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aranuk
9th May 2012, 14:44
I was having a wee bit of fun with Corey over on the Russians are coming thread about Texas. I wondered if I could become an honorary member of Texas, as he has his Texas group link as his signature at the bottom of his posts. I do know there is a lot of Scottish ancestry in Texas. I googled around and whilst doing so I remembered the Lone Ranger series on television I used to watch many years ago. In fact I was about 7 when I first watched the Lone Ranger. I remember going to a cinema in Edinburgh where after the Lone Ranger film he came on stage with Silver his horse. At one point he tugged the reigns and Silver lifted its two front legs high whilst he waved to the engrossed children. Come to think about it he must have travelled by sea to have his horse with him. It was the same horse in case anyone begins to question my veracity.
I used to love watching TLR. I was wondering why he appealed to me at that age. I found this on a google search.

The Lone Ranger

In every incarnation of the character to date, the Lone Ranger conducts himself by a strict moral code put in place by Striker at the inception of the character. Actors Clayton Moore and Jay Silverheels (Tonto) both took their positions as role models to children very seriously and tried their best to live by this creed. It reads as follows:

I believe that to have a friend, a man must be one.

that all men are created equal and that everyone has within himself the power to make this a better world.

that God put the firewood there, but that every man must gather and light it himself.

in being prepared physically, mentally, and morally to fight when necessary for that which is right.

that a man should make the most of what equipment he has.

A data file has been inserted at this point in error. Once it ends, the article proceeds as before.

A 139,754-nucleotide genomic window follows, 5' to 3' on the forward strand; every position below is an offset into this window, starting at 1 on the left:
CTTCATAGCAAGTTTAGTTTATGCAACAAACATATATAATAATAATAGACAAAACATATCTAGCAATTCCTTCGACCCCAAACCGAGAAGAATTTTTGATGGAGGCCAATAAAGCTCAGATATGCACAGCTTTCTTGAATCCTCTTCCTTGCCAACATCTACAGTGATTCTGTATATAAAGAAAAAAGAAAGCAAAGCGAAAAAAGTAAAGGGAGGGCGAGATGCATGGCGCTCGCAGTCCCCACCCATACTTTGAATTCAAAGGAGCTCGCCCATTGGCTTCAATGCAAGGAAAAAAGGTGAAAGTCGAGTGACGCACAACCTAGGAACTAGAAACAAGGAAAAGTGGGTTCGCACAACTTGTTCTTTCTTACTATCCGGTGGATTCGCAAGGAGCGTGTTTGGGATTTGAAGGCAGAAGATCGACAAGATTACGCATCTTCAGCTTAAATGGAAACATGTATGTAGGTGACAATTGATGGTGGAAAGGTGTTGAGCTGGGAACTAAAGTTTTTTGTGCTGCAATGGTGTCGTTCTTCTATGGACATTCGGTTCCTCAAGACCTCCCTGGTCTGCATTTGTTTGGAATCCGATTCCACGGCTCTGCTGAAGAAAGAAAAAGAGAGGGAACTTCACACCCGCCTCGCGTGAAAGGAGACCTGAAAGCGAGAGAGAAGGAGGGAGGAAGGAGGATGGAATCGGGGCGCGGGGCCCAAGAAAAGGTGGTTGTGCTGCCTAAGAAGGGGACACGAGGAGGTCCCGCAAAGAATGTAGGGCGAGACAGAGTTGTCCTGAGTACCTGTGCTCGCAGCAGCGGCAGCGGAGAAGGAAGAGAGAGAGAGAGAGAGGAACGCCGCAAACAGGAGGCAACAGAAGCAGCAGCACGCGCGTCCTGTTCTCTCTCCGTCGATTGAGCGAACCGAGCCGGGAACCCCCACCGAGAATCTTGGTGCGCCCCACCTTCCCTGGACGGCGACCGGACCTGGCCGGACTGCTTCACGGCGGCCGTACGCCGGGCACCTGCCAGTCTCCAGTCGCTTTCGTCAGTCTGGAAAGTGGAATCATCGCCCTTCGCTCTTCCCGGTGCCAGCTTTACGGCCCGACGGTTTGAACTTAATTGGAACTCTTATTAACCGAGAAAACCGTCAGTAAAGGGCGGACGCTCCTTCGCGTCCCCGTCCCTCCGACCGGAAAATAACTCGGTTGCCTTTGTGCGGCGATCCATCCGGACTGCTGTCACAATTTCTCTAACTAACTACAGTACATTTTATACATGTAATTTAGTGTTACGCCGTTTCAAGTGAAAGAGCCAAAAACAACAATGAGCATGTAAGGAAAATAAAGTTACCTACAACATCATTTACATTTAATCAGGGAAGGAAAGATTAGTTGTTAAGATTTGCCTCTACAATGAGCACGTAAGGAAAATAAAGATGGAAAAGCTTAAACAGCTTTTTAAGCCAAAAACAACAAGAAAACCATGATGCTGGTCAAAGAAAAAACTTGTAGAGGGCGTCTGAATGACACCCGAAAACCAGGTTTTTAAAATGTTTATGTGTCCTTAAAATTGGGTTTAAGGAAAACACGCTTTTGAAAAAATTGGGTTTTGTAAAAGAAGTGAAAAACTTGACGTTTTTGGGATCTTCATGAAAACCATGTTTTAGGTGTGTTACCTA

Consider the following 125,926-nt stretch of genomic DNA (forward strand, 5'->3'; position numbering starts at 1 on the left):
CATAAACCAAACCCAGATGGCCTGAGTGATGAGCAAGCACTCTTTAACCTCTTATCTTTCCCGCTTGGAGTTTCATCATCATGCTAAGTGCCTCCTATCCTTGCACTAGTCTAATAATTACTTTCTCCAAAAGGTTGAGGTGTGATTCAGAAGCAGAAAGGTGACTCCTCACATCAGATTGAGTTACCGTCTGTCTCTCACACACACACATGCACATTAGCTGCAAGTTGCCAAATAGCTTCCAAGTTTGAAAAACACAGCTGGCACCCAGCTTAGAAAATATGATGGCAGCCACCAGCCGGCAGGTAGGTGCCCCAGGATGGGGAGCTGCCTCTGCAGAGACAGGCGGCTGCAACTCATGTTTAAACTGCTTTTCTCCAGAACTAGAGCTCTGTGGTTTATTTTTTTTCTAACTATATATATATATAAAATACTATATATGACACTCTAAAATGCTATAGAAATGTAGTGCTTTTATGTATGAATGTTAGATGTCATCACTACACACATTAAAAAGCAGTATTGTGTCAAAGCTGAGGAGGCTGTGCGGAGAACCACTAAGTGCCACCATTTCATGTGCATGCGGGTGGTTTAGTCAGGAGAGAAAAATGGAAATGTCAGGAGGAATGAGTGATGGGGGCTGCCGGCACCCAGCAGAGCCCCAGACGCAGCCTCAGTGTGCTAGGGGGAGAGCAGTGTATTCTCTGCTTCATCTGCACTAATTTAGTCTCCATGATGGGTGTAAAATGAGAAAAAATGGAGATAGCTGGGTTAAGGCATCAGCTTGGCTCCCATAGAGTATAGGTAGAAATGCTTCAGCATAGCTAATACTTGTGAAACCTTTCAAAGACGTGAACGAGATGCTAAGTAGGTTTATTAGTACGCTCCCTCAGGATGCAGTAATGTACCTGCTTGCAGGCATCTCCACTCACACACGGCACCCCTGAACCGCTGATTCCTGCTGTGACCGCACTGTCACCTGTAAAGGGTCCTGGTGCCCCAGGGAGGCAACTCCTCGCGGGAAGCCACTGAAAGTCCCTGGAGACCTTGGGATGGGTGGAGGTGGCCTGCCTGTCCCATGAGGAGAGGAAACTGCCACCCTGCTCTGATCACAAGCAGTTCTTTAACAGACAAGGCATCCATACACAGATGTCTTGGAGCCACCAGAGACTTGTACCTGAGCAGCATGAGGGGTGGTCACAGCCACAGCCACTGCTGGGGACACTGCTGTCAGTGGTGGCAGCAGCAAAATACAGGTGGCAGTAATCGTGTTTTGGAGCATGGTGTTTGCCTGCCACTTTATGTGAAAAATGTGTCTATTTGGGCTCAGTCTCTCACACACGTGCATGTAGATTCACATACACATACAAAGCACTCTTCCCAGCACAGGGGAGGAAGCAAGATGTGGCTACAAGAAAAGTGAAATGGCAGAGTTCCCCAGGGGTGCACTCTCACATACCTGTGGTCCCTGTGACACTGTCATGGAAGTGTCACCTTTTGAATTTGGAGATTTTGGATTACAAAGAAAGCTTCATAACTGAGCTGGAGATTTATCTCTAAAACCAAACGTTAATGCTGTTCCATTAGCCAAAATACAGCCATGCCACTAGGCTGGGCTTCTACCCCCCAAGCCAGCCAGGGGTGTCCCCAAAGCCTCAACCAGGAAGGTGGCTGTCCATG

that 'this government of the people, by the people, and for the people' shall live always.

that men should live by the rule of what is best for the greatest number.

that sooner or later...somewhere...somehow...we must settle with the world and make payment for what we have taken.

that all things change but truth, and that truth alone, lives on forever.

in my Creator, my country, my fellow man.[13]

In addition, Fran Striker and George W. Trendle drew up the following guidelines that embody who and what the Lone Ranger is :

The Lone Ranger is never seen without his mask or a disguise.

With emphasis on logic, The Lone Ranger is never captured or held for any length of time by lawmen, avoiding his being unmasked.

The Lone Ranger always uses perfect grammar and precise speech completely devoid of slang and colloquial phrases, at all times.

When he has to use guns, The Lone Ranger never shoots to kill, but rather only to disarm his opponent as painlessly as possible.

Logically, too, The Lone Ranger never wins against hopeless odds; i.e., he is never seen escaping from a barrage of bullets merely by riding into the horizon.

Even though The Lone Ranger offers his aid to individuals or small groups, the ultimate objective of his story never fails to imply that their benefit is only a by-product of a greater achievement—the development of the west or our country. His adversaries are usually groups whose power is such that large areas are at stake.

Adversaries are never other than American to avoid criticism from minority groups. There were exceptions to this rule. He sometimes battled foreign agents, though their nation of origin was generally not named. One exception was helping the Mexican Juarez against French troops of Emperor Maximilian, as occurred in radio episodes such as "Supplies for Juarez" (18 September 1939), "Hunted by Legionnaires" (20 September 1939) and "Lafitte's Reinforcements" (22 September 1939).

Names of unsympathetic characters are carefully chosen, never consisting of two names if it can be avoided, to avoid even further vicarious association—more often than not, a single nickname is selected.

The Lone Ranger never drinks or smokes, and saloon scenes are usually interpreted as cafes, with waiters and food instead of bartenders and liquor.

Criminals are never shown in enviable positions of wealth or power, and they never appear as successful or glamorous.

Reid decides to use only silver bullets, to remind himself that life, too, is precious and, like his silver bullets, not to be wasted or thrown away.

When I come to think of it these moral guidelines were indeed part of who I was and became later in life. To this day I am still a loyal fan of the Lone Ranger. In fact he was right up my street.


Stan